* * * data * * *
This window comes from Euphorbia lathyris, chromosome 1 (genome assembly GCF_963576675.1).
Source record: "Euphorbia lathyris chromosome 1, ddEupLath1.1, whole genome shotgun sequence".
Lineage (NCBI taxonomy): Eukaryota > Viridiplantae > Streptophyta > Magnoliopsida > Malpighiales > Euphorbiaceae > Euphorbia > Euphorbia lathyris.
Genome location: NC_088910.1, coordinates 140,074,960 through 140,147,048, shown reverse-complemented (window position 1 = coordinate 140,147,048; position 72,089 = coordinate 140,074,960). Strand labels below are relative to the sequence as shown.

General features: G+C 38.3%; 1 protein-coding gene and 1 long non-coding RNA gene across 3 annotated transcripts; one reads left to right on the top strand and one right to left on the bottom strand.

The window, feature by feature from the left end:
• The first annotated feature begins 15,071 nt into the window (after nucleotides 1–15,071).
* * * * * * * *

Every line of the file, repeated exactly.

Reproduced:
This window comes from Euphorbia lathyris, chromosome 1 (genome assembly GCF_963576675.1).
Source record: "Euphorbia lathyris chromosome 1, ddEupLath1.1, whole genome shotgun sequence".
Lineage (NCBI taxonomy): Eukaryota > Viridiplantae > Streptophyta > Magnoliopsida > Malpighiales > Euphorbiaceae > Euphorbia > Euphorbia lathyris.
Genome location: NC_088910.1, coordinates 140,074,960 through 140,147,048, shown reverse-complemented (window position 1 = coordinate 140,147,048; position 72,089 = coordinate 140,074,960). Strand labels below are relative to the sequence as shown.

General features: G+C 38.3%; 1 protein-coding gene and 1 long non-coding RNA gene across 3 annotated transcripts; one reads left to right on the top strand and one right to left on the bottom strand.

The window, feature by feature from the left end:
• The first annotated feature begins 15,071 nt into the window (after nucleotides 1–15,071).